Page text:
Check out our pick of the most promising new technological developments waiting to be exchanged for your hard-earned cash, including 3D printers and scanners galore!
This weekâ€™s Top Tech includes just about everything youâ€™ll need to make a movie. You can start by capturing some footage with Ajaâ€™s Cion camera, then use Artecâ€™s Spider to scan in some 3D objects. From here you can put the whole lot into Autodeskâ€™s Smoke for editing, and then watch the final product on your brand new MacBook Air. Okay, you might need some 3D software, some actors and a director, but donâ€™t let that stop you!
Weâ€™ve also included some of the latest news from the world of 3D printers, and an awesome way of projecting 3D images into mid-air.
1. Artec Spider
While apps such as Autodeskâ€™s 123 Catch
can turn your smartphone into a sort of 3D scanner, you canâ€™t beat the quality of a dedicated unit. Artecâ€™s Spider
- which we saw at the Develop3D Live event
a couple of weeks ago - is a hand-held 3D scanner which works without calibration and offers real time scanning and alignment via a single USB cable. It is â‚¬15,700, but itâ€™s a definite boon to any 3D studio.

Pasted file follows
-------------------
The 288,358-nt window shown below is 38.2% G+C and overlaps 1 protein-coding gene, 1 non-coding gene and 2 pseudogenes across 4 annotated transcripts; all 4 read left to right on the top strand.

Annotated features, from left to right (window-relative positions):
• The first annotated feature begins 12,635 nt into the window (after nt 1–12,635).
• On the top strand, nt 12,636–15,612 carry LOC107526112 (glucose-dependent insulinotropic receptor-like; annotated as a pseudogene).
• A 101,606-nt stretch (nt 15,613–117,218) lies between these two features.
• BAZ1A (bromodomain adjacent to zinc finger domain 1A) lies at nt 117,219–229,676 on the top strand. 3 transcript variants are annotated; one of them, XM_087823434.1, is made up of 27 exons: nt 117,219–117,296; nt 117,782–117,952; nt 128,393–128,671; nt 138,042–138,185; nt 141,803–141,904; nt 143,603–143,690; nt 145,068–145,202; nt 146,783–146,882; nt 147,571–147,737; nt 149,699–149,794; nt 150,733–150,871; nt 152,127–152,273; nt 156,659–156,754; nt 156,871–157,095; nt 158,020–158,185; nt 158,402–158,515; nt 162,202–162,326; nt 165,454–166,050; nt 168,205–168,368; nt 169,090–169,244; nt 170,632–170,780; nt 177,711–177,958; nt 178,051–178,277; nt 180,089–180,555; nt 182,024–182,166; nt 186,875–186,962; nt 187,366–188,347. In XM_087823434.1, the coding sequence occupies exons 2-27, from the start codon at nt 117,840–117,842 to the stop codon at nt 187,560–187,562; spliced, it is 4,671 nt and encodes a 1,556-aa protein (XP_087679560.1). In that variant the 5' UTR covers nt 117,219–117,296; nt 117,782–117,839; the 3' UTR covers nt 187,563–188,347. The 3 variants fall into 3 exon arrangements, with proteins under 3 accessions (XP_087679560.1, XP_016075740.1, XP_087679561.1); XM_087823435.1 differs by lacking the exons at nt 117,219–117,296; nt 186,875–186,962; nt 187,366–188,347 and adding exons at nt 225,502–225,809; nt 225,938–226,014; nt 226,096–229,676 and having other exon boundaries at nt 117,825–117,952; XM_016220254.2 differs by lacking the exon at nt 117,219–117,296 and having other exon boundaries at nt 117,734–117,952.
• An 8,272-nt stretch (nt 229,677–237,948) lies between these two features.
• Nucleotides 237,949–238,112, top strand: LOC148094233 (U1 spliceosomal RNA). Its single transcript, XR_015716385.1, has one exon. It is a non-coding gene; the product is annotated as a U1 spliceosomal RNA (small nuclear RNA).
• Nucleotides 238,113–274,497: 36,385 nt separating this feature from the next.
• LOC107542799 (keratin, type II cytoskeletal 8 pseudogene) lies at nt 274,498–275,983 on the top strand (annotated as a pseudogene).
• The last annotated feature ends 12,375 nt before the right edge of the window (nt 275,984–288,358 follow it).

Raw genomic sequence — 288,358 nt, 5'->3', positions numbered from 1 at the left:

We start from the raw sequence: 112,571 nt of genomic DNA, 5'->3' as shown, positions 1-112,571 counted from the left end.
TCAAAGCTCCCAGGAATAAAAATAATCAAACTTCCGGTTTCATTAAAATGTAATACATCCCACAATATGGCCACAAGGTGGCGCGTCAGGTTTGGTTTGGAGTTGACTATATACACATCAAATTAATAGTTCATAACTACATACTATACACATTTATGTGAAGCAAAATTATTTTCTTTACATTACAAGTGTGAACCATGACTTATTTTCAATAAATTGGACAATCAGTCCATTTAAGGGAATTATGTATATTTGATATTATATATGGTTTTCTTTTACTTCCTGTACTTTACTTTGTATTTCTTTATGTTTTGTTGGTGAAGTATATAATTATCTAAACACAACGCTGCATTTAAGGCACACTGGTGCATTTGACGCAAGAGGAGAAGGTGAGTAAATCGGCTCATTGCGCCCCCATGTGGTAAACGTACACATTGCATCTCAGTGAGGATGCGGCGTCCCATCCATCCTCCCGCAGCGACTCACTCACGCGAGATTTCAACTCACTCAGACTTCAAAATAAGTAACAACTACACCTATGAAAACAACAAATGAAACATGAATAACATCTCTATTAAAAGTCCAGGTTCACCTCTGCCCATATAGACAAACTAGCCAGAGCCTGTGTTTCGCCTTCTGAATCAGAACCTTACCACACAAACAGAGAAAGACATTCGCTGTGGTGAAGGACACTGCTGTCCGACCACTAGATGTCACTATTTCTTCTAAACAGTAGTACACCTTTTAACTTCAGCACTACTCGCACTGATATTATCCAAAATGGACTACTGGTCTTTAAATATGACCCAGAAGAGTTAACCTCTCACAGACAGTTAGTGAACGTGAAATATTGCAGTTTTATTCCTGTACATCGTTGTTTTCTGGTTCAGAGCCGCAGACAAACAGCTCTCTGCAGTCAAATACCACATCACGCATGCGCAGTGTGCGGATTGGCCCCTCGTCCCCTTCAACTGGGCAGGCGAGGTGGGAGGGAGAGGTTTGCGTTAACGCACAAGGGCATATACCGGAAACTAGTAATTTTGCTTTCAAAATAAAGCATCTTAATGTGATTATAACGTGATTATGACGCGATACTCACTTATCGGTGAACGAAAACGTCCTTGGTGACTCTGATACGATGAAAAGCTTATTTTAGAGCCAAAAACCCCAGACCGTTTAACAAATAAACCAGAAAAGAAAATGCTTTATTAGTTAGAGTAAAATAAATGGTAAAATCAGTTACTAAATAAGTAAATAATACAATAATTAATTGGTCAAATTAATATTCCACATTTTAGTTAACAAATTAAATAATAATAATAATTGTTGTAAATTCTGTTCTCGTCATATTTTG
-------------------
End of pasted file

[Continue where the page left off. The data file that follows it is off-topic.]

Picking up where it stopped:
2. 3D printers go mainstream
© 3D Systems
Until now 3D printers have been niche product made by small companies. Somewhat inevitably the big boys want in on the act, and both Canon
are set to enter the market. Canon - best known for its digital cameras - has signed a distribution deal with 3D Systems, while computer company Hewlett-Packard will release its own 3D printers in June.
3. Autodesk Smoke 2015
Yes, Autodeskâ€™s Smoke
video editing and 3D effects software is as old as the Hollywood hills, but whatâ€™s new here is a subscription service. You can either pay $1,750 for a yearâ€™s access, or $545 a quarter, or $195 per month, depending on how much you need it. New features include â€œre-architectedâ€ (a real word, apparently) Timeline FX, a new 3D tracker and improved integration with Apple Final Cut Pro X
© Bristol Interaction and Graphics group, University of Bristol, 2014
3D projected mid-air displays have appeared in pretty much every sci-fi movie since Star Wars, but they generally donâ€™t work because you need a suspended medium for the light to actually stop on. Researchers at Bristol University
have solved this problem by projecting 3D objects onto clouds of mist, so you can effectively reach through them - if you donâ€™t mind getting a slightly damp hand.
5. Aja Cion
camera has just gone straight to the top of our most-wanted list. The 4K camera
is capable of recording directly to Appleâ€™s ProRes workflows, while optical low pass and IR cut filters ensure your imagery is lovely from the word go. Itâ€™s also said to be incredibly easy-to-use, and portable enough to get some lovely shaky-cam shots of people running.
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